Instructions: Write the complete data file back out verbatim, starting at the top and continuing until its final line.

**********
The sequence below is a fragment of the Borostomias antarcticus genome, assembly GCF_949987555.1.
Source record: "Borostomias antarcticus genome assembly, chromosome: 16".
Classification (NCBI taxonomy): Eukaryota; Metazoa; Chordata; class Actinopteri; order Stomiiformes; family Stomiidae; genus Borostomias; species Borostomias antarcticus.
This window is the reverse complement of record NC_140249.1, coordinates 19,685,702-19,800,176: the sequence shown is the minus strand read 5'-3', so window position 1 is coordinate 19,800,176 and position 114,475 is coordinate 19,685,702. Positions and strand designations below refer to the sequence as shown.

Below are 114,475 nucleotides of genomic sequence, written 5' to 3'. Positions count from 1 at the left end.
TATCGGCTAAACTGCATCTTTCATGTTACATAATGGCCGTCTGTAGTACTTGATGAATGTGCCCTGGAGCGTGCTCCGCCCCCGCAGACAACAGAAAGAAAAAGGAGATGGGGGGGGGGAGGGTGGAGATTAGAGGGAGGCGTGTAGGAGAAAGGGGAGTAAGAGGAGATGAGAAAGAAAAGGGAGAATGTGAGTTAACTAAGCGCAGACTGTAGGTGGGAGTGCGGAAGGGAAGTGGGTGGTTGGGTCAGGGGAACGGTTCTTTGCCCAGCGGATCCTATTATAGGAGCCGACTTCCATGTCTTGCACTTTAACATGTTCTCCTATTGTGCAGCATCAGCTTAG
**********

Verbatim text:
The sequence below is a fragment of the Borostomias antarcticus genome, assembly GCF_949987555.1.
Source record: "Borostomias antarcticus genome assembly, chromosome: 16".
Classification (NCBI taxonomy): Eukaryota; Metazoa; Chordata; class Actinopteri; order Stomiiformes; family Stomiidae; genus Borostomias; species Borostomias antarcticus.
This window is the reverse complement of record NC_140249.1, coordinates 19,685,702-19,800,176: the sequence shown is the minus strand read 5'-3', so window position 1 is coordinate 19,800,176 and position 114,475 is coordinate 19,685,702. Positions and strand designations below refer to the sequence as shown.

Below are 114,475 nucleotides of genomic sequence, written 5' to 3'. Positions count from 1 at the left end.
TATCGGCTAAACTGCATCTTTCATGTTACATAATGGCCGTCTGTAGTACTTGATGAATGTGCCCTGGAGCGTGCTCCGCCCCCGCAGACAACAGAAAGAAAAAGGAGATGGGGGGGGGGAGGGTGGAGATTAGAGGGAGGCGTGTAGGAGAAAGGGGAGTAAGAGGAGATGAGAAAGAAAAGGGAGAATGTGAGTTAACTAAGCGCAGACTGTAGGTGGGAGTGCGGAAGGGAAGTGGGTGGTTGGGTCAGGGGAACGGTTCTTTGCCCAGCGGATCCTATTATAGGAGCCGACTTCCATGTCTTGCACTTTAACATGTTCTCCTATTGTGCAGCATCAGCTTAG